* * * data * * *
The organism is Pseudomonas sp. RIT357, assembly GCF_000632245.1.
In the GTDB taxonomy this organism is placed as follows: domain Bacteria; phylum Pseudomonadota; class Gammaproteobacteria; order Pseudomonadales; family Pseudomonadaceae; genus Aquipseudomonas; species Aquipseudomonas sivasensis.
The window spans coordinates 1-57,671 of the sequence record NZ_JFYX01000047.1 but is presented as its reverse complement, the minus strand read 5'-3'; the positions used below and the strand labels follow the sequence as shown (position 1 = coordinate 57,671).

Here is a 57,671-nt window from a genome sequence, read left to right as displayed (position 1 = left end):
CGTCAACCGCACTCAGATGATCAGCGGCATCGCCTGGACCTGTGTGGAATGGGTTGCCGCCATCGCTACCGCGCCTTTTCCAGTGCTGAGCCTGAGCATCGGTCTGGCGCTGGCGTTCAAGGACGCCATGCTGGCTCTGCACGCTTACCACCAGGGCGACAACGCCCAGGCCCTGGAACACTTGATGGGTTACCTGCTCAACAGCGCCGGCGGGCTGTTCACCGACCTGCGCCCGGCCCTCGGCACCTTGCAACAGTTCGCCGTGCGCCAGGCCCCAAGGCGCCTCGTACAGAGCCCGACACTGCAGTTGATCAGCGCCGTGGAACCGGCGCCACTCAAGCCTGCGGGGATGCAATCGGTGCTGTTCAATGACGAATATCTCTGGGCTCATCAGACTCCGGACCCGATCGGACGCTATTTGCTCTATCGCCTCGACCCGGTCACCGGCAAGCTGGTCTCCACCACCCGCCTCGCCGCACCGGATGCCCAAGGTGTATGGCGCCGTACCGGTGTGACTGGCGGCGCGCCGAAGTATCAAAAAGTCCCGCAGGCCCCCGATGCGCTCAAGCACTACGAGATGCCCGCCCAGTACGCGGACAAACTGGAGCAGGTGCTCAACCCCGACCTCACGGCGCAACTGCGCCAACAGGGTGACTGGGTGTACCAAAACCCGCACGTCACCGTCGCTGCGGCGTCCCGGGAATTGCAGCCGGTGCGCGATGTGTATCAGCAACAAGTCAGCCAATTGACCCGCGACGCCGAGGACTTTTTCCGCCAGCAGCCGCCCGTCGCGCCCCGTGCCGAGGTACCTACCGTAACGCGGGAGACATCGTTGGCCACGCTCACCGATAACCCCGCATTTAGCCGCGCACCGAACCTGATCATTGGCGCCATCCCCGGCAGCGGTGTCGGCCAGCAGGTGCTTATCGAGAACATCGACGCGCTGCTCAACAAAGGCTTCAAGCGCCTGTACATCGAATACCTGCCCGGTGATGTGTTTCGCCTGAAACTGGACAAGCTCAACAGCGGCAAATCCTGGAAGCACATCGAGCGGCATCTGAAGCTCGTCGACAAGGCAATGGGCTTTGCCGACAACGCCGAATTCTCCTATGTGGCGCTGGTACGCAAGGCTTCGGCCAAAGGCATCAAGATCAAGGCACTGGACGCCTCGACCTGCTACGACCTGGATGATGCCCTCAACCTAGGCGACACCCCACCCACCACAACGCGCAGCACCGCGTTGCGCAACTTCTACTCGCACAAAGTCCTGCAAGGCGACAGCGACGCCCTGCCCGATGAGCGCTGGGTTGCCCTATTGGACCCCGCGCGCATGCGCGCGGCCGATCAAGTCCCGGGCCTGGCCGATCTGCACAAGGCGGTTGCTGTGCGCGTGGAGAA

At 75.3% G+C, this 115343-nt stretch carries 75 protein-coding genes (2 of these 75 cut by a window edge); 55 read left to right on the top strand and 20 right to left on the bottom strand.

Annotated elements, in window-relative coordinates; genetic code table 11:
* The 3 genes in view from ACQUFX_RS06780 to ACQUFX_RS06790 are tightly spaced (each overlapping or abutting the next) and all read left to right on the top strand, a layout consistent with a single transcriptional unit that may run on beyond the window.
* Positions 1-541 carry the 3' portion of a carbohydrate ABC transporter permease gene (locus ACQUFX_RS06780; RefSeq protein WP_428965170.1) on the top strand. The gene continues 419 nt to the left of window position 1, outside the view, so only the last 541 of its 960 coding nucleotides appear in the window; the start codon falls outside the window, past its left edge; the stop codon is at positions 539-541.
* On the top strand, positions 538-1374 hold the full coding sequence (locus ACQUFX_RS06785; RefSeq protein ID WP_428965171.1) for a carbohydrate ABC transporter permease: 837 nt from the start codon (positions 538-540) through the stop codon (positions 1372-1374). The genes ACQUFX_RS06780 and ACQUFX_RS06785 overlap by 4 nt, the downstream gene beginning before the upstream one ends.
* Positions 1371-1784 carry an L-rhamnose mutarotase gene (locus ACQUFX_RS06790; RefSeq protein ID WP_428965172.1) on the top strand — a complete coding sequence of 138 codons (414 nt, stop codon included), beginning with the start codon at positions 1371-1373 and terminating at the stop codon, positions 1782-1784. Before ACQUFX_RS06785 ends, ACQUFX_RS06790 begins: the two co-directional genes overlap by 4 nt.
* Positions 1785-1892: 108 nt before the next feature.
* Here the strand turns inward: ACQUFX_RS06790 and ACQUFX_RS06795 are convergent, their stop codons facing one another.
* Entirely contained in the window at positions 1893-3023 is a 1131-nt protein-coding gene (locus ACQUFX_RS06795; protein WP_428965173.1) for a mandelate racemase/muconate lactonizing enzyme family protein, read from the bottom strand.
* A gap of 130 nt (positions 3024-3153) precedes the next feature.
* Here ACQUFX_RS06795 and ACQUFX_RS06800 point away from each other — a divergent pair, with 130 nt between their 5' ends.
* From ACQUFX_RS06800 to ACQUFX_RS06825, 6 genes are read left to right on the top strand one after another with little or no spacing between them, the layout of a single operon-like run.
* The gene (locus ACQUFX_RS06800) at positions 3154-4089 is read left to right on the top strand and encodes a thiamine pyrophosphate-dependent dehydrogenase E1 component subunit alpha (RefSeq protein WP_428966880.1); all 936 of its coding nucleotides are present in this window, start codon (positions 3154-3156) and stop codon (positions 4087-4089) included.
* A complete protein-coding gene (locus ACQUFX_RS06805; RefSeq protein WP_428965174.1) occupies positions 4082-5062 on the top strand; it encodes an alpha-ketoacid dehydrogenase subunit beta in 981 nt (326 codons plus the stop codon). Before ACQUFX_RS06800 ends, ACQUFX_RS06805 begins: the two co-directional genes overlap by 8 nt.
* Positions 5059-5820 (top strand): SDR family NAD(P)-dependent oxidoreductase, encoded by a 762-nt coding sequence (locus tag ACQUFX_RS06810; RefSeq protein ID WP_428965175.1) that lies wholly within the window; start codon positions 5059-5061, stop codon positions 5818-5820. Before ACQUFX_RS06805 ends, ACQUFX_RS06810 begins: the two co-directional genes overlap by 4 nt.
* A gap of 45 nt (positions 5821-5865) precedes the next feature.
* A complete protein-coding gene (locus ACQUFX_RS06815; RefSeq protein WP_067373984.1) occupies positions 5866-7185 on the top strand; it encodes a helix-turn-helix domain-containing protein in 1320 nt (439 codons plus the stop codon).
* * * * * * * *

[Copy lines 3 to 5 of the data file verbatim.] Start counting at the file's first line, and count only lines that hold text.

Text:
The window spans coordinates 1-57,671 of the sequence record NZ_JFYX01000047.1 but is presented as its reverse complement, the minus strand read 5'-3'; the positions used below and the strand labels follow the sequence as shown (position 1 = coordinate 57,671).

Here is a 57,671-nt window from a genome sequence, read left to right as displayed (position 1 = left end):
CGTCAACCGCACTCAGATGATCAGCGGCATCGCCTGGACCTGTGTGGAATGGGTTGCCGCCATCGCTACCGCGCCTTTTCCAGTGCTGAGCCTGAGCATCGGTCTGGCGCTGGCGTTCAAGGACGCCATGCTGGCTCTGCACGCTTACCACCAGGGCGACAACGCCCAGGCCCTGGAACACTTGATGGGTTACCTGCTCAACAGCGCCGGCGGGCTGTTCACCGACCTGCGCCCGGCCCTCGGCACCTTGCAACAGTTCGCCGTGCGCCAGGCCCCAAGGCGCCTCGTACAGAGCCCGACACTGCAGTTGATCAGCGCCGTGGAACCGGCGCCACTCAAGCCTGCGGGGATGCAATCGGTGCTGTTCAATGACGAATATCTCTGGGCTCATCAGACTCCGGACCCGATCGGACGCTATTTGCTCTATCGCCTCGACCCGGTCACCGGCAAGCTGGTCTCCACCACCCGCCTCGCCGCACCGGATGCCCAAGGTGTATGGCGCCGTACCGGTGTGACTGGCGGCGCGCCGAAGTATCAAAAAGTCCCGCAGGCCCCCGATGCGCTCAAGCACTACGAGATGCCCGCCCAGTACGCGGACAAACTGGAGCAGGTGCTCAACCCCGACCTCACGGCGCAACTGCGCCAACAGGGTGACTGGGTGTACCAAAACCCGCACGTCACCGTCGCTGCGGCGTCCCGGGAATTGCAGCCGGTGCGCGATGTGTATCAGCAACAAGTCAGCCAATTGACCCGCGACGCCGAGGACTTTTTCCGCCAGCAGCCGCCCGTCGCGCCCCGTGCCGAGGTACCTACCGTAACGCGGGAGACATCGTTGGCCACGCTCACCGATAACCCCGCATTTAGCCGCGCACCGAACCTGATCATTGGCGCCATCCCCGGCAGCGGTGTCGGCCAGCAGGTGCTTATCGAGAACATCGACGCGCTGCTCAACAAAGGCTTCAAGCGCCTGTACATCGAATACCTGCCCGGTGATGTGTTTCGCCTGAAACTGGACAAGCTCAACAGCGGCAAATCCTGGAAGCACATCGAGCGGCATCTGAAGCTCGTCGACAAGGCAATGGGCTTTGCCGACAACGCCGAATTCTCCTATGTGGCGCTGGTACGCAAGGCTTCGGCCAAAGGCATCAAGATCAAGGCACTGGACGCCTCGACCTGCTACGACCTGGATGATGCCCTCAACCTAGGCGACACCCCACCCACCACAACGCGCAGCACCGCGTTGCGCAACTTCTACTCGCACAAAGTCCTGCAAGGCGACAGCGACGCCCTGCCCGATGAGCGCTGGGTTGCCCTATTGGACCCCGCGCGCATGCGCGCGGCCGATCAAGTCCCGGGCCTGGCCGATCTGCACAAGGCGGTTGCTGTGCGCGTGGAGAA